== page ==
Research Shows Anesthesia Safety at All-Time High

  • Jan 27, 2015

Care provided by nurse anesthetists plays major role

For Immediate Release: January 27, 2015    
For More Information Contact:   Armentia Snyder
 
Park Ridge, Illinois—Patients receiving anesthesia for surgery, labor and delivery, trauma care, or chronic pain management should know that anesthesia has never been safer whether it is provided by a Certified Registered Nurse Anesthetist (CRNA) or anesthesiologist, according to numerous recent research studies. During this year’s National CRNA Week (January 25 – 31), the 48,000 members of the American Association of Nurse Anesthetists (AANA) are celebrating patient safety and highlighting landmark research findings that confirm the safe, cost-effective anesthesia care CRNAs provide.
 
National CRNA Week was established by the AANA to reassure patients about anesthesia safety, and to educate the public about the benefits of receiving anesthesia care from CRNAs. Nurse anesthetists safely deliver more than 34 million anesthetics to patients each year in the United States, staying with their patients throughout their procedure, vigilantly monitoring their vital signs and providing anesthetic drugs as necessary.
 
“CRNAs are the only group of anesthesia professionals for which there is a wealth of current research data confirming their ability, safety record, and cost-effectiveness,” said Sharon Pearce, CRNA, MSN, AANA president. “Back in 1999, the Institute of Medicine published its sentinel report ‘To Err is Human,’ in which anesthesia was presented as one of the safest healthcare services—in fact, nearly 50 times safer than it had been in the 1980s. Since then, multiple studies conducted about anesthesia safety have confirmed that anesthesia is not only safe, but that it is equally safe when provided by a CRNA working alone, an anesthesiologist working alone, or the two providers working collaboratively.
 
“When the AANA reassures the patient community that anesthesia care provided by CRNAs is of the highest quality, the association’s statements are supported by data,” Pearce concluded.
 
Of the research conducted to date, none more definitively confirms nurse anesthesia safety than “No Harm Found When Nurse Anesthetists Work Without Supervision By Physicians,” conducted by the Research Triangle Institute (RTI) and published in the August 2010 issue of Health Affairs, the nation’s leading health policy journal. RTI examined 500,000 individual cases in 14 states that had opted out of the Medicare physician supervision requirement for CRNAs, and found that there is no difference in anesthesia safety when patients receive their anesthesia care from a CRNA working alone, an anesthesiologist working alone, or the two providers working together.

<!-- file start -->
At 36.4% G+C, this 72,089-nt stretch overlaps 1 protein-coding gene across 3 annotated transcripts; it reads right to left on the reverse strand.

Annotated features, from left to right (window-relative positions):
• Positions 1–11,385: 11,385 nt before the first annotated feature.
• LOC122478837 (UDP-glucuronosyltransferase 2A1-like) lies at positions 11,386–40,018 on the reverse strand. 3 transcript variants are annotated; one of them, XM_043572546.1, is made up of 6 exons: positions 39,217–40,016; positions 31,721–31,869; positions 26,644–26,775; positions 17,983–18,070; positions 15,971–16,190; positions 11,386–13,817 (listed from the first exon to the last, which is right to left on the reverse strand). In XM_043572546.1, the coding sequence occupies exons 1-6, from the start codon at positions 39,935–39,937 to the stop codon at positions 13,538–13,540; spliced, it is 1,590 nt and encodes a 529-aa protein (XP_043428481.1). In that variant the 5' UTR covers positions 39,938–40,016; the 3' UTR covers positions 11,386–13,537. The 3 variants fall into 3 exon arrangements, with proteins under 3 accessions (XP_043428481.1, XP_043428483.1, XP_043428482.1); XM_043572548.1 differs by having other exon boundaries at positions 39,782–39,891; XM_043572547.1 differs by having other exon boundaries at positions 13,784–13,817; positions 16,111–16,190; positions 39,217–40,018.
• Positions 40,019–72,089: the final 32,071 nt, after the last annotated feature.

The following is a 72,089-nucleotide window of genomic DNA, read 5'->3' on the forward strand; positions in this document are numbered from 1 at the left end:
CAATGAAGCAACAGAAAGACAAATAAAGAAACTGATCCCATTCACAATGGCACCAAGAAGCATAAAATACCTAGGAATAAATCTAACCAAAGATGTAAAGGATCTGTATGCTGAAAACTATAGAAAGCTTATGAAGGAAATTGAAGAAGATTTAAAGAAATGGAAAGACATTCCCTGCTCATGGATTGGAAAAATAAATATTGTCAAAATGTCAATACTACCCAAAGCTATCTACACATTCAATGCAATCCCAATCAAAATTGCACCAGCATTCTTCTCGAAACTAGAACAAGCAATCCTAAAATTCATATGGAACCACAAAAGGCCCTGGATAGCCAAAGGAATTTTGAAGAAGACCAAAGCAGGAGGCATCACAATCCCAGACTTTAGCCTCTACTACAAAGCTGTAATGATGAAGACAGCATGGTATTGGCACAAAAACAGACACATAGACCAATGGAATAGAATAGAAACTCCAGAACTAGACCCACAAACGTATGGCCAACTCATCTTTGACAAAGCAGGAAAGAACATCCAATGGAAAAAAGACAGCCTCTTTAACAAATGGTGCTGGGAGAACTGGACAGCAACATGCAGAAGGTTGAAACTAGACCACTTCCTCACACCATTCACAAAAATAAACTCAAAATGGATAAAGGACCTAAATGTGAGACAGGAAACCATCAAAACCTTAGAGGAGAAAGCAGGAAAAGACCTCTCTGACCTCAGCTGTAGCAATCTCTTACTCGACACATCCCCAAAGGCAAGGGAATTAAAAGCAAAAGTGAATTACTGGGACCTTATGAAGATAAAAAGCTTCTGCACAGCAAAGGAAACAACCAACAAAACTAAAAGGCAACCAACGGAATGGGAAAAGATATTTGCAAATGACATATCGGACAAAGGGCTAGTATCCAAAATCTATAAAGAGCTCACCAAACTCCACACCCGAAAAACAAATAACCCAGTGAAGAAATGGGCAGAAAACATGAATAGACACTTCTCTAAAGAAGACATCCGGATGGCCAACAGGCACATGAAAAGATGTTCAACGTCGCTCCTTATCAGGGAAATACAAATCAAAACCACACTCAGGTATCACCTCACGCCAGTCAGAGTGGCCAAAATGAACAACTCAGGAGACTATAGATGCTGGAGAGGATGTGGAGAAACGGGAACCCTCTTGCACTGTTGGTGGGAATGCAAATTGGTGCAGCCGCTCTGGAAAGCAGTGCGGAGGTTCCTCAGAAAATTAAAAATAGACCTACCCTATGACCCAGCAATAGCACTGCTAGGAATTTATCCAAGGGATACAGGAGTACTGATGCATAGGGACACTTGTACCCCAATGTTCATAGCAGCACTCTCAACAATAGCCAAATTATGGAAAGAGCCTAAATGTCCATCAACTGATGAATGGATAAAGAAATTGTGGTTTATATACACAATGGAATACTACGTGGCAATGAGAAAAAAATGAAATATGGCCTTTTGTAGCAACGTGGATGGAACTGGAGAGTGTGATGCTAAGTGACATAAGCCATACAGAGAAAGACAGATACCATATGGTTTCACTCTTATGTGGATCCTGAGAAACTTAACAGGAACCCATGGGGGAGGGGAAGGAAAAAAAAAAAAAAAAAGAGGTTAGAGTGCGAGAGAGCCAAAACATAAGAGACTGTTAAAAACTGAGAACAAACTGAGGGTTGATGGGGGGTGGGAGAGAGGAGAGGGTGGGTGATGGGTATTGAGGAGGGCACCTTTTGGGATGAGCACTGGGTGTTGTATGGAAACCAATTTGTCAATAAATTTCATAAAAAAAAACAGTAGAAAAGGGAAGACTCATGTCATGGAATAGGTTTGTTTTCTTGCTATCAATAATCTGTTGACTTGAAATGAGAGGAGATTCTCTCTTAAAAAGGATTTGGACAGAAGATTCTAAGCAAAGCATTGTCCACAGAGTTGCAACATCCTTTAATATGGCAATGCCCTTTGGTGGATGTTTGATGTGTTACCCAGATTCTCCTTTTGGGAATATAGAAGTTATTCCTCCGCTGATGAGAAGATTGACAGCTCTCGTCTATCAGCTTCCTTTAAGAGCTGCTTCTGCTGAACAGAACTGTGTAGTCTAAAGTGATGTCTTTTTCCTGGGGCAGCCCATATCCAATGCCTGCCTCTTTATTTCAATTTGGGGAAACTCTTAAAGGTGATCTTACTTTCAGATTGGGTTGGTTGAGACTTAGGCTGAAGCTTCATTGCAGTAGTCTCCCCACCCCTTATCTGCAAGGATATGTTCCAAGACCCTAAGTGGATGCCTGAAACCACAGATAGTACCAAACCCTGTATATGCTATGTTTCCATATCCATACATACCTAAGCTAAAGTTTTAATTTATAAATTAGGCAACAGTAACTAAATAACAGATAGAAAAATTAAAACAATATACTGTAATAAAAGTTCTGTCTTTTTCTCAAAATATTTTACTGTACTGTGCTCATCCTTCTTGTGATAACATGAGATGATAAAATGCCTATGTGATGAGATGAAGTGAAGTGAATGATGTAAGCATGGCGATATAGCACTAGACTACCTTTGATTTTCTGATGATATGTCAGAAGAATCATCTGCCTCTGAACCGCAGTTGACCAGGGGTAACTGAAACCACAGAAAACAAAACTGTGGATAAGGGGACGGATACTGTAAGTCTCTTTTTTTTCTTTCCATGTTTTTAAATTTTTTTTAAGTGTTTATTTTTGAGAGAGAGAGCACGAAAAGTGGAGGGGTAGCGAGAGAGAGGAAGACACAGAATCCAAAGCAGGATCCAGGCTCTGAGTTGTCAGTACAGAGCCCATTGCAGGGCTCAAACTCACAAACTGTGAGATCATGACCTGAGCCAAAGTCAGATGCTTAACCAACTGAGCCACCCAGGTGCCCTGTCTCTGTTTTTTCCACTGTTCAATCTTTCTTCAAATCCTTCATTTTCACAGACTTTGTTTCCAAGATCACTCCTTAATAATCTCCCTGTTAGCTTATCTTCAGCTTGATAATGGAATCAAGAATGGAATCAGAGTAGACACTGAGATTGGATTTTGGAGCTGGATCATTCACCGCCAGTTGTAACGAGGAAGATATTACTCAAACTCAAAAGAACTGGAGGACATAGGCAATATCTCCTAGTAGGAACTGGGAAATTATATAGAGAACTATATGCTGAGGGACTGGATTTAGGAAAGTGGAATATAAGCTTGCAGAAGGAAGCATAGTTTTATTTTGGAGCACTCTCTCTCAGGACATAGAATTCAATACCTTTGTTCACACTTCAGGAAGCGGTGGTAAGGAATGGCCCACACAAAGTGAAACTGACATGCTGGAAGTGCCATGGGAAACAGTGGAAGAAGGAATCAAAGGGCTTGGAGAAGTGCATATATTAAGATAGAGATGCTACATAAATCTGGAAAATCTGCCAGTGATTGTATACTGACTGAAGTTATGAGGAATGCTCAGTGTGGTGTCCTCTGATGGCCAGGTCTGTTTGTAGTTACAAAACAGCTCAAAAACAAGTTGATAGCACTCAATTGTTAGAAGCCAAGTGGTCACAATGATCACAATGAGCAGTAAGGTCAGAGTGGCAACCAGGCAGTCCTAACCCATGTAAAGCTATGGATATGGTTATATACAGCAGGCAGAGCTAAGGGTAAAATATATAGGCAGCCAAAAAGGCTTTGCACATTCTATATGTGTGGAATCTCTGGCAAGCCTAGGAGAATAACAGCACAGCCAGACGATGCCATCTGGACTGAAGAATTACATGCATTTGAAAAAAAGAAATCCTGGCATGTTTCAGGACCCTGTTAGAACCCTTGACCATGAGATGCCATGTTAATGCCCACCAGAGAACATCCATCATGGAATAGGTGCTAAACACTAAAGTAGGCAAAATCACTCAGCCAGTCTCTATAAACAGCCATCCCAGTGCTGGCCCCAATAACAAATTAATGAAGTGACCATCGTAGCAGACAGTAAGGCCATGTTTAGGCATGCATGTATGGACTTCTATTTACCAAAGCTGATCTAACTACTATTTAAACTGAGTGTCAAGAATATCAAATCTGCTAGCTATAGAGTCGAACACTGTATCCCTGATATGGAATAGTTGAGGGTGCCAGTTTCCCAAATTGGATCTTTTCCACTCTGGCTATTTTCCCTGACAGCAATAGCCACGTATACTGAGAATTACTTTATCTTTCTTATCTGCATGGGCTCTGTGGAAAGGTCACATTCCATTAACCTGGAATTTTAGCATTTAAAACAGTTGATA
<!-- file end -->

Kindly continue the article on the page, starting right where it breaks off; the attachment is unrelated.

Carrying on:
Other recent important studies that substantiate the safety and cost-effectiveness of CRNAs include:

  • Cost Effectiveness Analysis of Anesthesia Providers, Nursing Economic$
  • Anesthesia Staffing and Anesthetic Complications During Cesarean Delivery, Nursing Research
  • Anesthesia Provider Model, Hospital Resources and Maternal Outcomes, Health Services Research
  • Surgical Mortality and Type of Anesthesia Provider, AANA Journal
  • Physician Anaesthetists Versus Non-Physician Providers of Anesthesia for Surgical Patients, Cochrane Database of Systematic Reviews

To access a complete listing of CRNA-related research, go to http://www.future-of-anesthesia-care-today.com/.
 
In addition, the Institute or Medicine’s Future of Nursing Report from 2010 strongly endorsed expanding the role of nurses in the U.S. healthcare system to help meet the growing demand for medical services. The IOM report urged policymakers to remove barriers that hinder nurses—particularly advanced practice registered nurses such as CRNAs – from practicing to the full extent of their education and training.
 
About Certified Registered Nurse Anesthetists

CRNAs are the hands-on providers of more than 34 million anesthetics given to patients each year in the United States. As advanced practice registered nurses, CRNAs attain 7-8 years of education, training, and critical care nursing experience resulting in a master’s or doctoral degree. They deliver anesthesia to patients in the same types of facilities, for the same types of procedures, and using the same techniques and standards of care as anesthesiologists. CRNAs practice in every setting where anesthesia is available and are the sole anesthesia providers in more than two-thirds of all rural hospitals.
 
About the American Association of Nurse Anesthetists

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